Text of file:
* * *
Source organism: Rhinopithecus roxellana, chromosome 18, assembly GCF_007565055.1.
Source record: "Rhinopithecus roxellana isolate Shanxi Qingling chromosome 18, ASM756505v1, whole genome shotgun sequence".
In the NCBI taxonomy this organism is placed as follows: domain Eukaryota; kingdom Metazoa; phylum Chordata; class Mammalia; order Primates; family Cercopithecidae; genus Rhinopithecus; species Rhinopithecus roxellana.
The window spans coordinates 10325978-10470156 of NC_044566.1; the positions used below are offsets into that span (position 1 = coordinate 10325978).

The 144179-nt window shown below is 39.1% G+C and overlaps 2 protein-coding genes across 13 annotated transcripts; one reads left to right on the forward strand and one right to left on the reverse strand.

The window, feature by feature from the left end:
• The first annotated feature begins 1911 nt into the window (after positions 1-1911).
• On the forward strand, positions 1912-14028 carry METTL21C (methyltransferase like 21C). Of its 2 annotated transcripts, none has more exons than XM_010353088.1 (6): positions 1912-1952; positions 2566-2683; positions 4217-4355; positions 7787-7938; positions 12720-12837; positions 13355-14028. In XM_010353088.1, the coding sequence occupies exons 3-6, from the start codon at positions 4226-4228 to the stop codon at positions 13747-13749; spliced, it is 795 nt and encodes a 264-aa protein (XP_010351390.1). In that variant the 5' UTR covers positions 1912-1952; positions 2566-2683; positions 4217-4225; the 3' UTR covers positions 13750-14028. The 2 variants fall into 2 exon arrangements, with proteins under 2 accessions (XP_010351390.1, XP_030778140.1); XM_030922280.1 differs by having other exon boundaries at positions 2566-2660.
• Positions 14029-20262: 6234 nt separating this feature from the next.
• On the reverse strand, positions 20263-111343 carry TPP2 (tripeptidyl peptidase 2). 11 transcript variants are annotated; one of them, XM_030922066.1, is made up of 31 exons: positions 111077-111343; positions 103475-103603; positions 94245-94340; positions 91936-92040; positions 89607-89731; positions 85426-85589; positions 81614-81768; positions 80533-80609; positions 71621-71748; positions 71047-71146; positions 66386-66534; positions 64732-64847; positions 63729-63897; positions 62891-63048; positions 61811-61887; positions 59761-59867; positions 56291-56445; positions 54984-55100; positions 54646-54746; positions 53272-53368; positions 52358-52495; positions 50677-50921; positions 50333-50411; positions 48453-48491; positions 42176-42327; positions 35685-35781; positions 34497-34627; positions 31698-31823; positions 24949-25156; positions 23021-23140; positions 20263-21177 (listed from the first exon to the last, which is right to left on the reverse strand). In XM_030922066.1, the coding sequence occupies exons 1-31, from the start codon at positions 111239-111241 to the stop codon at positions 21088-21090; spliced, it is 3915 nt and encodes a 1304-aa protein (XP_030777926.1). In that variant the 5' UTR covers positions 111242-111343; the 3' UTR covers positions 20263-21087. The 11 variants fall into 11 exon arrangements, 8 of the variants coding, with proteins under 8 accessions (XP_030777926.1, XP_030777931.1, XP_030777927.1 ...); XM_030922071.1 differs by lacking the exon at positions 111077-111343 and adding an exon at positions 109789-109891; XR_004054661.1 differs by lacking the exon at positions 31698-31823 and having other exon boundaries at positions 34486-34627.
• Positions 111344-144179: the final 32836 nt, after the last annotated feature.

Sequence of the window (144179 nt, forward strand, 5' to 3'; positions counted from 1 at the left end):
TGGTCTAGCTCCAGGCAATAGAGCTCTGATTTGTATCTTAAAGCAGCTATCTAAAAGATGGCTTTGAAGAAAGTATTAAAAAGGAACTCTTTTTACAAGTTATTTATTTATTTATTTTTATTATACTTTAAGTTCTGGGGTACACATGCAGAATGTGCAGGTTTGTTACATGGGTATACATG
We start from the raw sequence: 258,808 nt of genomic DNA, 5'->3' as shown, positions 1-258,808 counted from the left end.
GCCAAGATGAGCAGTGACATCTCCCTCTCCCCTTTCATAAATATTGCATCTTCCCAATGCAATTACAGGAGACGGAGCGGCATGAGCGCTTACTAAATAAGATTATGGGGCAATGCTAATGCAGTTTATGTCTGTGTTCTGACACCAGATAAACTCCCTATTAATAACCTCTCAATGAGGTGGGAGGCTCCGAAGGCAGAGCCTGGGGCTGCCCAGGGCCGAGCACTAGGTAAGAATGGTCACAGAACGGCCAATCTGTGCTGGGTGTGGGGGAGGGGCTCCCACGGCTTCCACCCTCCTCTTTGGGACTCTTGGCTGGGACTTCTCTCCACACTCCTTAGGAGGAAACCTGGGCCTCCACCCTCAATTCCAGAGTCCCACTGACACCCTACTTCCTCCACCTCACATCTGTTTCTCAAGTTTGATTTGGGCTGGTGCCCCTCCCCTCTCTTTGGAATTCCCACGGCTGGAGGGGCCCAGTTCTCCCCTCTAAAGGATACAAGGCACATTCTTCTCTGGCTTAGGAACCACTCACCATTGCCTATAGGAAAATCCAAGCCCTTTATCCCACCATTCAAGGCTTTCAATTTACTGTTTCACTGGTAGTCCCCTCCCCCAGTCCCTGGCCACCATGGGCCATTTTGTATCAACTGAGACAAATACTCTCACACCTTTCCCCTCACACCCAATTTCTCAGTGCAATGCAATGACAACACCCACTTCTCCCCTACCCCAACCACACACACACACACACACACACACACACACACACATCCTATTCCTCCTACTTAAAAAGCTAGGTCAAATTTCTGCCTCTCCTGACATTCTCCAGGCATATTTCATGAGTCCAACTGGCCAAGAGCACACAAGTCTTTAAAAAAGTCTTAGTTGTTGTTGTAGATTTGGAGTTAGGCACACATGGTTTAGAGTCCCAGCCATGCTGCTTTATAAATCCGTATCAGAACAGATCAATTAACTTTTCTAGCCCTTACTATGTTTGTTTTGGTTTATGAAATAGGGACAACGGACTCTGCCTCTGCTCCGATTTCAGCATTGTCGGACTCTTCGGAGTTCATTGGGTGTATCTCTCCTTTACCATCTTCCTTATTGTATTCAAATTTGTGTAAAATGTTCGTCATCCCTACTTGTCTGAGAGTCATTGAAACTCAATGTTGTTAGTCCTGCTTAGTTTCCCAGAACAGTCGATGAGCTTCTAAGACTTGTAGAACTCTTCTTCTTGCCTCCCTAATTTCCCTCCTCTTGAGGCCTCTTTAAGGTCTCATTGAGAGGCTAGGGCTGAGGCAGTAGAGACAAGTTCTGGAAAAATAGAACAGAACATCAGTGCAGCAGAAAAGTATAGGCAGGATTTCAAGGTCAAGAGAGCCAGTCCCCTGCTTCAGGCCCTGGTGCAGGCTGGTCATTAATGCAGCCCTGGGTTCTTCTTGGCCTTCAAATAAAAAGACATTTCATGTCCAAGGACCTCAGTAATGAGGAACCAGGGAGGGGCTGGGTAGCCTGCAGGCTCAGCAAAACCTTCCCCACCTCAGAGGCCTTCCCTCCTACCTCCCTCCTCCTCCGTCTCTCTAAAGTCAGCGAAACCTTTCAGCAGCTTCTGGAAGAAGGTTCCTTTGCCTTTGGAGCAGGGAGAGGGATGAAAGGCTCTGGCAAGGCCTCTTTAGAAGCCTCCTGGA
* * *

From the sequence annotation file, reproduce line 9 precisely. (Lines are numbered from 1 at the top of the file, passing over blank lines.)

• Positions 14029-20262: 6234 nt separating this feature from the next.